sol H, 2012, 35×35 cm
When looking at Swiss painter Conrad Jon Godly’s mountainous paintings, it takes a moment to truly appreciate the incredible skill behind what seems to be such an effortless application of paint. Up close the landscapes appear to be a thick, almost random mix of blue, white and black, the result oils mixed with turpentine to create a thick impasto that Godly often leaves dripping from the canvas. Take a few steps back (or just squint your eyes a bit) and miraculously you might as well be looking at a photograph of the Swiss Alps. It’s a visual trick that the artist has perfected in both small and large-scale paintings over the last few years.
Godly studied as a painter at the Basel School of Art from 1982 until 1986, but then worked as a professional photographer for 18 years. He only returned to painting in 2007 and it would seem his photographic work has had a subtle influence on his abstract painting. The artist most recently had exhibitions at Gallery Luciano Fasciati and Tony Wuethrich Gallery in Switzerland, and you can see many more paintings on his website. (via OEN, A Wash of Black)
sol H, detail
sol 13, 2013, 35×28 cm
sol 16, 2013, 75×60 cm
sol 43, 2013, 85×70 cm
sol 56, 2013, 47×40 cm
sol 15, 2013, 67×50 cm
tony wuethrich satellite, zürich
New York photographer Sophie Gamand has spent the last four years photographing dogs as part of a larger project to better understand humans. Her latest series, Wet Dog, captures hilarious and awkward photos of small dogs as they are bathed with the help of professional groomer Ruben Santana in the Bronx. Fascinated by the domestication of dogs as one of the first forms of artificial selection, Gamand explores the differences and similarities in animals and humans, making the the distinction that dogs ceased being “animals” long ago as they acquired human attributes and became pets.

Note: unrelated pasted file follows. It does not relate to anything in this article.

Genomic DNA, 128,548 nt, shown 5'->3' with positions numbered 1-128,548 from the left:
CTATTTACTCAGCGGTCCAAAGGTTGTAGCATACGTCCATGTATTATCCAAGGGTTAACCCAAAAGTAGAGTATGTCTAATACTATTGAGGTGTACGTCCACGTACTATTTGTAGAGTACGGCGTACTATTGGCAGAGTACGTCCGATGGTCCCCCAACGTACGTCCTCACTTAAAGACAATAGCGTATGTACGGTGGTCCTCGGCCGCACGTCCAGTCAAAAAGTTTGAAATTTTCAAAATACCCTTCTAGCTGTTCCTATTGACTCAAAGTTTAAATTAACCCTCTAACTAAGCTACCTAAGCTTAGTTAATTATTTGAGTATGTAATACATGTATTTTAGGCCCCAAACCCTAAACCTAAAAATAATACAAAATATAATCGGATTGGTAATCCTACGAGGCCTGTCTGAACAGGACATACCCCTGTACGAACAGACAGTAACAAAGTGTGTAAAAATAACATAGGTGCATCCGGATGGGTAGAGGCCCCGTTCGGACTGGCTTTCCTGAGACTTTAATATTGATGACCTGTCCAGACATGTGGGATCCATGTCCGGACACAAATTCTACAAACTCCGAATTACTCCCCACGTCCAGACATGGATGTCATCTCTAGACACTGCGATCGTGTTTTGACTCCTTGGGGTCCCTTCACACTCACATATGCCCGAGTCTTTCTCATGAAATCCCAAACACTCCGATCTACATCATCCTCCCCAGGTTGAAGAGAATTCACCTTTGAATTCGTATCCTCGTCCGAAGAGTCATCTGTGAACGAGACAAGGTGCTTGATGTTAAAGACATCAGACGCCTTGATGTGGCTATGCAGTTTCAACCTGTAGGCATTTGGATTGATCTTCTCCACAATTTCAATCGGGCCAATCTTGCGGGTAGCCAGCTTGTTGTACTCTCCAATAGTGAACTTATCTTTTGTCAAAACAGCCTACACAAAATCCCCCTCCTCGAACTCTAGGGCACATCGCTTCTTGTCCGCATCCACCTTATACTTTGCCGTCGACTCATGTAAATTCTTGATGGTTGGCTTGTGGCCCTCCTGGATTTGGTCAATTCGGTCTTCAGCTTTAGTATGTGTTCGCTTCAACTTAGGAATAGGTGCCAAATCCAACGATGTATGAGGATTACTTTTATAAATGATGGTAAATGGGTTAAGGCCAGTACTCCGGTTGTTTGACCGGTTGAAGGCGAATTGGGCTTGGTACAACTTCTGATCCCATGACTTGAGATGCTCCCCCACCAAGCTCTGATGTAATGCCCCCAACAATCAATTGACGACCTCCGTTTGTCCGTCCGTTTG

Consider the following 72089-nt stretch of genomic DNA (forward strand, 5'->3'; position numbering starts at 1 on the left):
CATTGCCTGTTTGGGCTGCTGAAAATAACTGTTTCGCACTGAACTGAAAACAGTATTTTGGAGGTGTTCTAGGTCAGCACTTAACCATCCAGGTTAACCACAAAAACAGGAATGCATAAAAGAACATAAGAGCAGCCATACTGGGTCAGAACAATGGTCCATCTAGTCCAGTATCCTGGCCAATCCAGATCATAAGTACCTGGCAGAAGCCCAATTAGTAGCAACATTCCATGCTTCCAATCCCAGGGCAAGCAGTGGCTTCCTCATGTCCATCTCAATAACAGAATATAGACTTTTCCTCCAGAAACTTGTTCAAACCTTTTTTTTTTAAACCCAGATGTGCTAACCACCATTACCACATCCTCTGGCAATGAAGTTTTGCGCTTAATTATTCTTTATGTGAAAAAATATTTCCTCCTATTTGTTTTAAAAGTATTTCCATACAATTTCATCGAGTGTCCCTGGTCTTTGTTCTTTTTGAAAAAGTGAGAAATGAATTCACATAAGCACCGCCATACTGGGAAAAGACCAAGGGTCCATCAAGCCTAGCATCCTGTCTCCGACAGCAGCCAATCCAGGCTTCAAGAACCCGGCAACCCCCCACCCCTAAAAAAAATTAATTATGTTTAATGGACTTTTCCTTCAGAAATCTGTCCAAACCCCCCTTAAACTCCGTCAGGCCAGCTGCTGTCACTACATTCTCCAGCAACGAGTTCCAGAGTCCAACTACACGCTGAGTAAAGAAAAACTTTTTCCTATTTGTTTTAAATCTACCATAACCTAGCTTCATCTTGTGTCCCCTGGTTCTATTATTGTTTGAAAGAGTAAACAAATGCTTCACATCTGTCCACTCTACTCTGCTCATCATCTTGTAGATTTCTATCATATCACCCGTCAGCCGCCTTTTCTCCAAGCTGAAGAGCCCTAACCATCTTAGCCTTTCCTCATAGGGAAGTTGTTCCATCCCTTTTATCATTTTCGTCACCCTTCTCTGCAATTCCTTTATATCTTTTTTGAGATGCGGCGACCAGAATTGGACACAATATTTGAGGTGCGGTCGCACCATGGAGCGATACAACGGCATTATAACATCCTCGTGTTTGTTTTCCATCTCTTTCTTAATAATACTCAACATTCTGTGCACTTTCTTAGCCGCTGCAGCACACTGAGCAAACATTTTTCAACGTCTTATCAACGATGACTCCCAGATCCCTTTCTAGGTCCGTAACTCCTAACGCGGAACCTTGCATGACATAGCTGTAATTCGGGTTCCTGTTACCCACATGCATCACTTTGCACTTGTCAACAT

The Wet Dog series won first place in the Portraiture category of the 2014 Sony World Photography Awards, and the photos you see here will be included in a book to be published by Grand Central Publishing in the fall of 2015. Prints are available here, and you can also follow Gamand on Instagram. All images courtesy the photographer. (via Feature Shoot)
With just a few strokes of his calligraphy pen, London-based designer and illustrator Andrew Fox created this fun series of minimalistic animals. What a great exercise in the constraints of line and color, perhaps most famously illustrated in a similar exercise by Picasso back in the 1940s. See more over on Behance.
Brazilian graffiti artists Os Gemeos recently partnered up with GOL Airlines to paint this gargantuan mural on the fuselage of a Boeing 737 that will be used to carry Brazil’s team during the World Cup. The duo used some 1,200 cans of spray paint to depict a crowd of fans in their signature vibrant yellow which coincidentally is the same color used by the Brazilian team. Completed in only a week, the plane first flew today and will remain in use for at least another two years after use by the team. See many more photos over on Arrested Motion.
You might remember an awesome app mentioned here a few months ago from the creative team over at Tinybop called The Human Body. The educational app takes you deep inside the, erm, bowels of the human body using artwork from illustrator and designer Kelli Anderson. Less than a year later we get to see the latest addition to Tinybop’s Explorer’s Library series, Plants.
The educational title lets you explore two interactive dioramas (forest and desert) illustrated by Marie Caudry where you learn about the lifecycle of plants and how they interact with the rest of the world. Tundra and grassland biomes coming soon.
Tinybop also invited Anderson back in a partnership with Daniel Dunnam to create this paper stop motion short to promote Plants. Download the app here here. (via Colossal Swissmiss)
Born in Hanoi, artist Phan Thu Trang paints decorative landscapes inspired by images of the city and Northern villages of Vietnam. In her colorful yet minimalistic paintings she works with limited colors and textures, focusing on only bare essentials to create each piece centered around billowing, pointillistic trees. See more of her work over at ArtBlue Studio in Singapore, and if you enjoyed these also check out Lieu Nguyen Huong Duong. (via Art of Animation)